The World Health Organization (WHO) has come in for its share of criticism for its handling of the COVID-19 pandemic. While some faults are the responsibility of the WHO, others were caused by member states, which did not always act as quickly as they should have.
In our opinion, the fundamental problem was that the WHO’s current information sharing, response and organisational structure to deal with infectious diseases that may spread across borders quickly and dangerously is out of date.
We argue the global population deserves a better model — one that delivers information about the risk of emergent infectious diseases faster and in a way that is transparent, verifiable and non-politicised.
Preparing for the next pandemic
COVID-19 is not the first pandemic, nor will it be the last. The WHO was also criticised after the 2014 Ebola epidemic.
Global responses to such threats have precedents dating back to 1851and the development of stardardised quarantine regulations. The international initiatives that have since followed, punctuated by the formation of leading international bodies such as the WHO in 1946, represent incremental progress. The most recent iteration of work in this area is the International Health Regulations of 2005.
We suggest a new protocol should be added to the WHO. We have drafted a tentative discussion document, which is available upon request, based on the following six broad ideas.
1. The WHO remains the central decision-making body
We want to strengthen the collection and sharing of information related to infectious diseases, but we believe the WHO must remain the international entity that interprets the material, raises alerts for the global community and organises responses.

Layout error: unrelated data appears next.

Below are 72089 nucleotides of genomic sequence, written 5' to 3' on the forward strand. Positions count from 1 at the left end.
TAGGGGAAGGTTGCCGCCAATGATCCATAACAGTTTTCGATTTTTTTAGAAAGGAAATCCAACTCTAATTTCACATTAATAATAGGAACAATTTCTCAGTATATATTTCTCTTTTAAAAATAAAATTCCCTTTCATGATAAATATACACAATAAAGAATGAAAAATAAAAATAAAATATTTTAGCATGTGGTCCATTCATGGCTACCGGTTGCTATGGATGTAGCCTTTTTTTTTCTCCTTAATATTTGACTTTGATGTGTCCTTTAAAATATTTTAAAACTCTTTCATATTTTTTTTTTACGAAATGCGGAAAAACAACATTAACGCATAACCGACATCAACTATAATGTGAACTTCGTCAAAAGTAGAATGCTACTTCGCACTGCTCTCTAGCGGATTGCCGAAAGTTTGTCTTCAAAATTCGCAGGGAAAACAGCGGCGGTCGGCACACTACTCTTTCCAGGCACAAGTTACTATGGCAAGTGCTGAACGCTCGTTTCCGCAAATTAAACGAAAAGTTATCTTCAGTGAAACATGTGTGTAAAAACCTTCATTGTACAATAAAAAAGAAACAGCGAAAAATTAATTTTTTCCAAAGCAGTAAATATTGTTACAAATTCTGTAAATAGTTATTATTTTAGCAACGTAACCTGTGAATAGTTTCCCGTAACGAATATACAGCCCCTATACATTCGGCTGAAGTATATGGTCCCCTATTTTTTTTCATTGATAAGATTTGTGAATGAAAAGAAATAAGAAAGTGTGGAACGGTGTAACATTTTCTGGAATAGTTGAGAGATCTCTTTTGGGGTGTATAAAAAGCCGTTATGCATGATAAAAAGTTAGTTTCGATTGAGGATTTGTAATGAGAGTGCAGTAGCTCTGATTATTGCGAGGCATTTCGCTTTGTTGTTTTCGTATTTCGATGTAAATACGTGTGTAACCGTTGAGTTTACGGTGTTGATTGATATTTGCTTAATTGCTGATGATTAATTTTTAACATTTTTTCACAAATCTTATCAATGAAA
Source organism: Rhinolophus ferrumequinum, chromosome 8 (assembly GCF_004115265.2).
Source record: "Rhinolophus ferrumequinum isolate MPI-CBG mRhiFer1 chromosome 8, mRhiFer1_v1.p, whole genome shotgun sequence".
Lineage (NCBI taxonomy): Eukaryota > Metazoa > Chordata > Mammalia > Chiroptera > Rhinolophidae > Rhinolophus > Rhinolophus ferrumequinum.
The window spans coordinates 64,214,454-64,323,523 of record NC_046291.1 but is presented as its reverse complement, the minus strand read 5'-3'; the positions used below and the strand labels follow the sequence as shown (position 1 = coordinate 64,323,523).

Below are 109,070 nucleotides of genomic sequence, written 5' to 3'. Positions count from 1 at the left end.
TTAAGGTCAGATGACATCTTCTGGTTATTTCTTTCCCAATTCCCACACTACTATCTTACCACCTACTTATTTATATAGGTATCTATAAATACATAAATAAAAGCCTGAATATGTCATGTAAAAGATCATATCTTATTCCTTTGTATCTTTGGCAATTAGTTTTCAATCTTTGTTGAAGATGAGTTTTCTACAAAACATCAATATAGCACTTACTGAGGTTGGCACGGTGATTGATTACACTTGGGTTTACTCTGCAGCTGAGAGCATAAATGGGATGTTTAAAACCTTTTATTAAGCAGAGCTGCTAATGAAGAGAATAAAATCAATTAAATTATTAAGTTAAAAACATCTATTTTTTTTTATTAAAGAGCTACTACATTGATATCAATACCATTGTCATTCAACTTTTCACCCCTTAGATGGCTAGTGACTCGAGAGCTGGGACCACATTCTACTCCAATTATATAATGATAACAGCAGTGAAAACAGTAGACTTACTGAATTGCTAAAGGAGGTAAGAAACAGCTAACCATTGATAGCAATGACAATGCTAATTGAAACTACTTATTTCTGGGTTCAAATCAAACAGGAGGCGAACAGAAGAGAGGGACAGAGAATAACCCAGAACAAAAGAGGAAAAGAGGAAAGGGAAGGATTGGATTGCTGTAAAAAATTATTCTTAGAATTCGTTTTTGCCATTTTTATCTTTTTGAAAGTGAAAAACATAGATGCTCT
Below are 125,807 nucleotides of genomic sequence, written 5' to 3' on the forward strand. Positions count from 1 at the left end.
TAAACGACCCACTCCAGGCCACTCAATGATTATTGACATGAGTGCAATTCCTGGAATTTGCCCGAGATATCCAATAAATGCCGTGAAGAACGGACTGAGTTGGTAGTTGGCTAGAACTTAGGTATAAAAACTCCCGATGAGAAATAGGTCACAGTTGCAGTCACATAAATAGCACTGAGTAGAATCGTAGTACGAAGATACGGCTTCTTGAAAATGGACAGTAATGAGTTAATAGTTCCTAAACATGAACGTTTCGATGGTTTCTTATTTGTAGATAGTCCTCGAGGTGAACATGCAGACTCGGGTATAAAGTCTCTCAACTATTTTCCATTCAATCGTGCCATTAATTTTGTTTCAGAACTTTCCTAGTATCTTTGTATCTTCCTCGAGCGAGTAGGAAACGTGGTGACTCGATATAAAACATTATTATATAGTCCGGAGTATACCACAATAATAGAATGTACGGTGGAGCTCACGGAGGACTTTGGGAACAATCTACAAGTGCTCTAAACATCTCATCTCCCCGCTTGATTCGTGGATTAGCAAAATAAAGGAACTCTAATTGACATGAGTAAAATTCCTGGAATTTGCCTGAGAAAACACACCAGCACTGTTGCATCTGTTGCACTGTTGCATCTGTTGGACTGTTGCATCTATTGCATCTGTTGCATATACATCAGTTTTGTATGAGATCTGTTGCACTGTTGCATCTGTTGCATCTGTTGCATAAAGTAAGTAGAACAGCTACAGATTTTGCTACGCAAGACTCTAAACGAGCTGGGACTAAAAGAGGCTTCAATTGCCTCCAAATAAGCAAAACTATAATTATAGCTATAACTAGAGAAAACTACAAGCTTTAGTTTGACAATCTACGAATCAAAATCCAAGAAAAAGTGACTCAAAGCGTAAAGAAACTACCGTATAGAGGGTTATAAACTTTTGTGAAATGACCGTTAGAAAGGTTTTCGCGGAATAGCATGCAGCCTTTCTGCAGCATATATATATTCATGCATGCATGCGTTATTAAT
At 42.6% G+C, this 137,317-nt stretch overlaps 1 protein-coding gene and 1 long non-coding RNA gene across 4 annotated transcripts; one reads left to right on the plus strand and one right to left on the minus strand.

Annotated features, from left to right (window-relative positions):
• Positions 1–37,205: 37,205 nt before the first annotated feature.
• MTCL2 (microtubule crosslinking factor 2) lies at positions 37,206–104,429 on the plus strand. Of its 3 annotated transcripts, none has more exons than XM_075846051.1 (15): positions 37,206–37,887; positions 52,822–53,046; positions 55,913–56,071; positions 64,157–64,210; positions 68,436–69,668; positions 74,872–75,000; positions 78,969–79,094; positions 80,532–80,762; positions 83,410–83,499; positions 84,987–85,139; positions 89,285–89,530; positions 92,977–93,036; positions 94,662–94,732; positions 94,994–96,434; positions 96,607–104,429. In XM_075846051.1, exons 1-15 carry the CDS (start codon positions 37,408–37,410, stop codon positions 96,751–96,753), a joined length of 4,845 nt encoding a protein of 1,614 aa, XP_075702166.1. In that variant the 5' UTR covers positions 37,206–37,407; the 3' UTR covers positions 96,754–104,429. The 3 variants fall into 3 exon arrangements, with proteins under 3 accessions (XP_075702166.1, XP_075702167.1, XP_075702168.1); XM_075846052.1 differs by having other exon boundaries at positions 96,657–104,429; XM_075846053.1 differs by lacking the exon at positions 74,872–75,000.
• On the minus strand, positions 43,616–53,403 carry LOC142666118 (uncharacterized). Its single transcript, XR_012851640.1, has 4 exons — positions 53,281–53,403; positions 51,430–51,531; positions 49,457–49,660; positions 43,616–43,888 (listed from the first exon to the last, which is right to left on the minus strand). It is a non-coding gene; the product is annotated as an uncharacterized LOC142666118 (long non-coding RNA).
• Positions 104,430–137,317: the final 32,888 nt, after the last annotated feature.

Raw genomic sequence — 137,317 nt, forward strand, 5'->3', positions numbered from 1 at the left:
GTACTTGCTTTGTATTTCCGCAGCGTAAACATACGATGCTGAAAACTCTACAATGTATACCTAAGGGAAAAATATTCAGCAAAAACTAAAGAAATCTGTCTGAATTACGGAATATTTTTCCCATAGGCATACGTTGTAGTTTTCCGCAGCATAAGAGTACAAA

Despite retaining the centrality of the WHO, we suggest a new protocol to provide the basis for the independent collection, sharing and transfer of information between countries and with the WHO. Fundamentally, we want the early-warning science to be divorced from the policy responses.
2. Obligation to issue risk warning
A clear and binding legal principle needs to be explicitly written into international law: namely, that there is an obligation to pass on, as quickly as possible, information about a hazardous risk discovered in one country that could be dangerous to others.
The international community first saw this thinking in the 1986 Convention on Early Notification of a Nuclear Accident, developed after the Chernobyl incident. We believe the same thinking should be carried over to the early notification of infectious disease threats, as they are just as great.
3. Independence in science
We need legally binding rules for the collection and sharing of information related to infectious diseases. These rules must be detailed, but have the capacity to evolve. This principle is already developing, beginning with innovative solutions to problems like regional air pollution, which separates scientists from decision-makers and removes any potential for partisan advice.
The core of this idea needs to be adapted for infectious diseases and placed within its own self-contained protocol. Signatories can then continually refine the scientific needs, whereby scientists can update what information should be collected and shared, so decision-makers can react in good time, with the best and most independent information at their fingertips.
4. Objectivity and openness
We must articulate the principle that shared scientific information should be as comprehensive, objective, open and transparent as possible. We have borrowed this idea from the Intergovernmental Panel on Climate Change (IPCC) but it needs to be supplemented by the particular requirement to tackle emergent infectious disease risks.
This may include clinical and genetic information and the sharing of biological samples to allow rapid laboratory, medical and public health developments. Incomplete information should not be a reason to delay and all information should be open source. It will also be important to add a principle from international environmental law of acting in a precautionary manner.